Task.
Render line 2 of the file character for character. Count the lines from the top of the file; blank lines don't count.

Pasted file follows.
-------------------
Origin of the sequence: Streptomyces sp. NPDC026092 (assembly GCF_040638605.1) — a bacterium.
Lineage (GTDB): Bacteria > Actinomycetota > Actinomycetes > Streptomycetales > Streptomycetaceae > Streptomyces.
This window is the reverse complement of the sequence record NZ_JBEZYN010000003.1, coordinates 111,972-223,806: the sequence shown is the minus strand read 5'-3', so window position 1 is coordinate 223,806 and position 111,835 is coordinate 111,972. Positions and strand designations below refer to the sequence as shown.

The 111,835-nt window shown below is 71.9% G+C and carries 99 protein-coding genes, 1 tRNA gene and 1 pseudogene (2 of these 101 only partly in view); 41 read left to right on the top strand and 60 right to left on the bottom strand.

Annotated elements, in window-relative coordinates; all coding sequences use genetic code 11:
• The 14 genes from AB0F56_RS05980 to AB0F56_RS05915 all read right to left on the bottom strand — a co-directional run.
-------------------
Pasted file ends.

Lineage (GTDB): Bacteria > Actinomycetota > Actinomycetes > Streptomycetales > Streptomycetaceae > Streptomyces.